Mahmoud Darwish has recently begun a diary: a daily record of reflections, observations, and intimate personal commentary on the ordinary life of Palestinians today. The following sections were among fourteen published in the Summer/Winter 2006 edition of Al Karmel, the Palestinian literary Journal Darwish edits.
I was there a month ago I was there a year ago I was there always, as if I had never been anywhere else In the year ’82 of the last century something happened to us, somewhat like what is happening to us now. We were besieged, we were killed and we held out against our share of hell’s offerings. Those of us who were killed do not look alike. Each martyr has his own features, his own way of standing, his own eyes, name and age. It is the killers who look alike, because hidden in the machines they are like a single performer who presses the electronic buttons of mechanical devices. He kills and disappears. He sees us; we do not see him. Not because he’s a ghost, but because he has a mask of lead without features, eyes, age or name. He is he. And he has chosen to have only one name: Enemy.
What Remains of life
If you were told: you’re going to die here this evening What would you do in the remaining time? Look at my watch Drink a glass of juice Munch an apple Watch an ant who has found what to eat Then look at my watch There’s still time to shave have a bath I say to myself: One needs one’s finery when about to write So I’ll wear the blue shirt I sit til noon alive at my desk I do not see the effect of color on words Whiteness whiteness whiteness I prepare my last lunch I pour out wine into two glasses For me and for the one who will come Unannounced Then I take a siesta in between two dreams Yet the noise of my snoring will wake me I look at my watch There is still time for reading I read a chapter of Dante and a section of al Mualaqa and I realize how my life Is about to leave me to stay with the living here And I do not question what will fill the gap Like this? Like this like this. Then what? I comb my hair and throw away the poem, this poem, in the wastepaper basket I am wearing the most chic Italian shirt. And in the company of Spanish violins I say farewell to myself and walk toward the cemetery.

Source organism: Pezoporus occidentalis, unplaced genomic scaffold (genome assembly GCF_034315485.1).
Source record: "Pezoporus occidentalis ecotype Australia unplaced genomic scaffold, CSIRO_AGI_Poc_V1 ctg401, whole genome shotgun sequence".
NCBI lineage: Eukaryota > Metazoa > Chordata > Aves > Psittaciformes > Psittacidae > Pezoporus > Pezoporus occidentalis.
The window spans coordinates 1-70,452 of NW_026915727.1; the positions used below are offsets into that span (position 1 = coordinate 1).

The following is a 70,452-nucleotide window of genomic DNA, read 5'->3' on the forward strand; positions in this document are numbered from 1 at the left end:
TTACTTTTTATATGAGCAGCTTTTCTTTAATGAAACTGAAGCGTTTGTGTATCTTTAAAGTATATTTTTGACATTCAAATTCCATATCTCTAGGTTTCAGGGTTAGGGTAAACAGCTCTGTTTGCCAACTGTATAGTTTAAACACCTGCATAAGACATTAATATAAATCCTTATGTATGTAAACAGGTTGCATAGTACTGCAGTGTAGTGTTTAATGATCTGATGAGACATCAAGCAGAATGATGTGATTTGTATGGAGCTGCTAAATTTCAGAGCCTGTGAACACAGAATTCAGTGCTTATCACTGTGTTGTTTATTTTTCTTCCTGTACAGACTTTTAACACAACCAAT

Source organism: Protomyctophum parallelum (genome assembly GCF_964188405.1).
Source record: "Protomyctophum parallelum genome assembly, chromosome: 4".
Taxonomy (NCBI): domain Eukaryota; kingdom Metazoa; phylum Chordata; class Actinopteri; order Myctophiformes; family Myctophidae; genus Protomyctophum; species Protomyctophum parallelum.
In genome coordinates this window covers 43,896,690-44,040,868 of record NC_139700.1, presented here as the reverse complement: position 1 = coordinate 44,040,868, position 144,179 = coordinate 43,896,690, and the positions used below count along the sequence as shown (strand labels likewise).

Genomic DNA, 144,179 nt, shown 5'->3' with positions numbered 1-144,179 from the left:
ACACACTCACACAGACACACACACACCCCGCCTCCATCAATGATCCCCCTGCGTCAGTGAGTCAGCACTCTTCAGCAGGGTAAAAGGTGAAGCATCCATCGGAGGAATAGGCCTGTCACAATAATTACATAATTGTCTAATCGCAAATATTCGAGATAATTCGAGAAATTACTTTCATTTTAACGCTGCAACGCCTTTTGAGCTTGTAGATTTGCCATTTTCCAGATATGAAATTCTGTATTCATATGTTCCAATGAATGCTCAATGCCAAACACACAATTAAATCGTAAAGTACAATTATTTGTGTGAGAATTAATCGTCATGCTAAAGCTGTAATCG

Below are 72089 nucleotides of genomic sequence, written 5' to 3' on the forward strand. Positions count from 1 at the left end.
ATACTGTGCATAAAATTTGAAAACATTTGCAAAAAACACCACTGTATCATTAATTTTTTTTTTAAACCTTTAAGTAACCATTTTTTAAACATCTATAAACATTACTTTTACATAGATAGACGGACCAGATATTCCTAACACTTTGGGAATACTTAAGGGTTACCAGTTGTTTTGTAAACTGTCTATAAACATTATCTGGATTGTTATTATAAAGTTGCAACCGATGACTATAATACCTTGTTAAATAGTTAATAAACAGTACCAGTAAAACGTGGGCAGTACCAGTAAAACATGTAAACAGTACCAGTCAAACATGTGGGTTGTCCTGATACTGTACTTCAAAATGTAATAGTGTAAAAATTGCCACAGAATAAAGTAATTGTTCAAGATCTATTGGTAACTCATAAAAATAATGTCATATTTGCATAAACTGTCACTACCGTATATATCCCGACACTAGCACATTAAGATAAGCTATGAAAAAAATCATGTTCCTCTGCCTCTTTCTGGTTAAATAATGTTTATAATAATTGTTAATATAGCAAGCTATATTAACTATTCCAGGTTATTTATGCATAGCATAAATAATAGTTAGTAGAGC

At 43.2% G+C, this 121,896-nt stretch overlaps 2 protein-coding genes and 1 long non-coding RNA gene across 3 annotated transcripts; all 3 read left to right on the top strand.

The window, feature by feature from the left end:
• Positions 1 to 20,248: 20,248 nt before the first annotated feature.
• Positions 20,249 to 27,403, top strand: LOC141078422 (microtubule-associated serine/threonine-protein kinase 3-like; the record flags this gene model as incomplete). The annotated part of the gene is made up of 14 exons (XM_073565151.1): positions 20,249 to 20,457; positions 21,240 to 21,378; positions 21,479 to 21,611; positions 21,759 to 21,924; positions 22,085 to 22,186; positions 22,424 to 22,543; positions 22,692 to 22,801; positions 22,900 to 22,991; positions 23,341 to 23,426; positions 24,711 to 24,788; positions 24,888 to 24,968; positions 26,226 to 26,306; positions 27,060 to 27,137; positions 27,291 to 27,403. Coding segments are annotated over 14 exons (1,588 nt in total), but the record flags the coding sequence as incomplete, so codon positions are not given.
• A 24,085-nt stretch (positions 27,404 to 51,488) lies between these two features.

I Wish I Were a Stone
I do not long for anything No yesterday passes No tomorrow arrives My today neither ebbs nor flows. Neither happens to me. I said I wish I were a stone Any stone to be lapped by water to become green or yellow to be put on a plinth in a room as a piece of sculpture or a demonstration of carving or a tool for extricating the necessary from what is absolutely not. I wish I were a stone then I could long for anything.
The mosquito, always feminine in this language, is more lethal than gossip. She not only sucks your blood but forces you into battle with absurdity, and, like fever she comes only when it’s dark. She zinns and dinns like a war plane that you hear after it’s hit its target. Your blood is the target. You turn on the light to spot her and she disappears into the top corner of your obsession. There she stays and rests on the wall, safe, peaceful, accepting. You try to kill her with your shoe; she pleads, escapes and cynically re-approaches. You try again and you lose. You curse her out loud, she doesn’t give a dam. You try sweetly to negotiate with her: you sleep, then I can sleep! You think you’ve convinced her, you turn off the light, you sleep. She, however, has sucked more of you blood, and resumes the dinn and the zinn announcing another air strike, and forcing you to fight on a second front with insomnia. Once again you turn on the light and try to fight them both, insomnia and she, by reading. She alights on the open page and you are furtively delighted for she has fallen into a trap. You snap the book shut, I’ve killed her . . . I’ve killed her! When you open the book to celebrate the victory, you find neither mosquito nor words. The pages are white, blank. The mosquito, always feminine in this language, is not a metaphor, she is an insect who loves your blood. She can smell it twenty miles away, and the only way to obtain a ceasefire with her is to change your blood group.
Copyright 2006 by Mahmoud Darwish. By arrangement with the author. Translation copyright 2006 by Tania Tamari Nasir and John Berger. All rights reserved.